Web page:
Last Updated: December 2021
Current Status: Dine-in: Tuesday-Sunday 5pm – 9pm. Reservations (and masks) are required. Also open for take-out: Tuesday-Saturday for lunch (11-2) and dinner (5-8:30).
Overview: Izakaya Seki resides in a converted two-story house a block north of the U Street bustle where it is an oasis in more ways than one. Despite its long-standing excellence it often goes unmentioned when tossing around names and suggestions for D.C. restaurants. The family-run spot from the Cizuka Seki and her chef father Hiroshi remains committed to serving Japanese food at its essential best. Chef Seki spent an entire career as a chef before moving to D.C. to be near his daughter. When they opened their own spot, he chose to not dumb down the menu. The result was eye-opening and still can be thrilling. You may have to ask your server for assistance in understanding all the menu items, but it is worth it – both for what you might find and the education. The menu will change with the market, but over the years several dishes are mentioned as frequent standouts, like the scallop carpaccio, the rice balls, crab and corn croquettes. The raw fish is served as beautiful but largely unadorned pieces of sashimi; they do not do sushi.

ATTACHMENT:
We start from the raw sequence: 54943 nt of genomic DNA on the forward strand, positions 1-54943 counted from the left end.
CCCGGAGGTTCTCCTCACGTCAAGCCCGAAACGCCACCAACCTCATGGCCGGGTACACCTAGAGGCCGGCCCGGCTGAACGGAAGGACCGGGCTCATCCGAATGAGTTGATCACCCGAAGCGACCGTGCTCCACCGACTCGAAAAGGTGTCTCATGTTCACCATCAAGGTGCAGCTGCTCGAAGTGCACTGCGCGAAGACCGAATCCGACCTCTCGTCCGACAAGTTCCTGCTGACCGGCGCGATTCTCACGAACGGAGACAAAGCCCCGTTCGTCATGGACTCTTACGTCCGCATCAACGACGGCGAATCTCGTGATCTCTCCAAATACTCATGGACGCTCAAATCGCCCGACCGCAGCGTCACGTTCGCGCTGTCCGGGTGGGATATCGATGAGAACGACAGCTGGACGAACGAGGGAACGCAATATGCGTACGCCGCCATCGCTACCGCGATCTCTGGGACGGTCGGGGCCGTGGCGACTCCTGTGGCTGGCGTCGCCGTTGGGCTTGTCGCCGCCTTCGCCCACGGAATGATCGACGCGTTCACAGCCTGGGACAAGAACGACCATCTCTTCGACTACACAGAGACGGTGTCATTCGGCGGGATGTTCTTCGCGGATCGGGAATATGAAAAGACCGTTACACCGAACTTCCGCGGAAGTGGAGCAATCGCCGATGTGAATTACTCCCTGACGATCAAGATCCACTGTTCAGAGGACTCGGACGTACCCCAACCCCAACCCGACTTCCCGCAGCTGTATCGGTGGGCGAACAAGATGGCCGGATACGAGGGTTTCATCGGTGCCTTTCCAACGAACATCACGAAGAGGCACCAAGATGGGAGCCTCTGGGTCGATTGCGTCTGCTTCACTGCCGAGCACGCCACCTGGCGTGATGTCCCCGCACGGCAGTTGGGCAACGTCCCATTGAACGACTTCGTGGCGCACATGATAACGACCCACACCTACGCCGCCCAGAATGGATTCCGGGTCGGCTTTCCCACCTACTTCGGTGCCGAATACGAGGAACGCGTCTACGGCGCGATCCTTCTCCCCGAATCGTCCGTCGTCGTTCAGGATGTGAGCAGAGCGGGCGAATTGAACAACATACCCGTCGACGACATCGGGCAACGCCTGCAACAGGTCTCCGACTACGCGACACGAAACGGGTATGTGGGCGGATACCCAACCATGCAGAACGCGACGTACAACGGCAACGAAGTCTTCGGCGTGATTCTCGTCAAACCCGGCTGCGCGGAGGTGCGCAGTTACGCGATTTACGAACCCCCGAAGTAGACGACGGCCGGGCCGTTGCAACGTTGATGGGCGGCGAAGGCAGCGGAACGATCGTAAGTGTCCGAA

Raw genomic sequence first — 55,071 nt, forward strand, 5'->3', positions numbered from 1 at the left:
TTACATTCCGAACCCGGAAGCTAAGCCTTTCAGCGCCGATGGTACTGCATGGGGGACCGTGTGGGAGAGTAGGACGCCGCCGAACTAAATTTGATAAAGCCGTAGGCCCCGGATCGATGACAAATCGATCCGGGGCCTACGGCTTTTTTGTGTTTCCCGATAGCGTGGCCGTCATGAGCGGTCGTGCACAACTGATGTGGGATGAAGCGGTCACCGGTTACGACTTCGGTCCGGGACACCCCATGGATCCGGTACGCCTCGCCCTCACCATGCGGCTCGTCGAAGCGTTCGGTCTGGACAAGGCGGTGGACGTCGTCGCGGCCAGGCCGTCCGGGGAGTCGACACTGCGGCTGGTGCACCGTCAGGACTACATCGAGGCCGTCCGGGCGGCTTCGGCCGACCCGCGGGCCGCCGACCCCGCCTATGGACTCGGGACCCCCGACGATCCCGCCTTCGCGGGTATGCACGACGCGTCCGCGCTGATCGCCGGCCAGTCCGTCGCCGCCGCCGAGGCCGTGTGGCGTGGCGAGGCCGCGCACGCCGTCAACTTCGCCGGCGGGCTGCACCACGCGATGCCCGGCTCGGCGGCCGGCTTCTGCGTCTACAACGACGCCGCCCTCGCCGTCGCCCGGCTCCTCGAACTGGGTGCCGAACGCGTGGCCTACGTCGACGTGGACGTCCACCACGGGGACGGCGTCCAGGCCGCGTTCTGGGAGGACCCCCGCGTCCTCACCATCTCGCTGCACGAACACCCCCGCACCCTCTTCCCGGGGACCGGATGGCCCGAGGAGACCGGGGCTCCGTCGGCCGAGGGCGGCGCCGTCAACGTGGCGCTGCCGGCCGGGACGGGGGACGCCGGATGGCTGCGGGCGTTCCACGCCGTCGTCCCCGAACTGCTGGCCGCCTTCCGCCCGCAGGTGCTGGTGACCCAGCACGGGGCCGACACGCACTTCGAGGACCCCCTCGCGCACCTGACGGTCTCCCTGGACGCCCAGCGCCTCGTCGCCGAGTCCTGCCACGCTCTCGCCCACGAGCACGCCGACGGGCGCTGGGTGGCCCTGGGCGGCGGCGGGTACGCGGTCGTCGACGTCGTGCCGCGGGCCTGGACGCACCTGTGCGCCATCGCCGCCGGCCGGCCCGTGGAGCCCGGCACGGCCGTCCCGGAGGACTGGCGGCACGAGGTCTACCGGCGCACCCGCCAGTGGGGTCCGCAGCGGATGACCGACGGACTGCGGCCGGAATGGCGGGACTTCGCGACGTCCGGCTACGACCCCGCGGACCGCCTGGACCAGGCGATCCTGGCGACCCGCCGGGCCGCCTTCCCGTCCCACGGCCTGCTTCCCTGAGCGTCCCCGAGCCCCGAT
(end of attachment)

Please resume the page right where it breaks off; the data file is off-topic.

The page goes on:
The sake list is notable and expertly composed, as is the rest of the drink list. We have always had great service there, even if fragile souls might be put off by the straightforward approach. As noted before, it is hard to think of a restaurant that has a longer string of accolades, yet still remains under the radar. We suggest you put it on your radar.
Washington Post: Made one of Tom’s monthly round-ups of favorite places he’s eaten at recently in July 2021. Tom gave it his usual 2.5 stars in 2015. Made the 2015 Fall Dining Guide. Same in 2013. Had a positive First Bite in 2012, but had to use the weekly chat to finish the job (links are dead to original review, but the chat is a time capsule, including this dated comment).
Washingtonian: #18 on the Top 100 2020. #32 in 2019. #16 in 2018. 2017; 2016; #19 in 2015; #20 in 2014; 2013; Kliman gave it 3 out of 4 stars in the initial 2012 review. It is hard to think of another D.C. restaurant that has a run of so many high rankings that is not a fancy spot – Little Serow? Red Hen? Obelisk? It is a short list.
Washington City Paper: Noted Japanophile Laura Hayes keeps finding reasons to put them on lists. In 2015, Jessica Sidman did a piece on Cizuka Seki going back to Japan to stage at a restaurant.
Mission Michelin: Paid a visit in 2017 and came away impressed and with lots of pictures.
New York Times: Mark Bittman visited in 2015 to learn about using the leftover fish parts.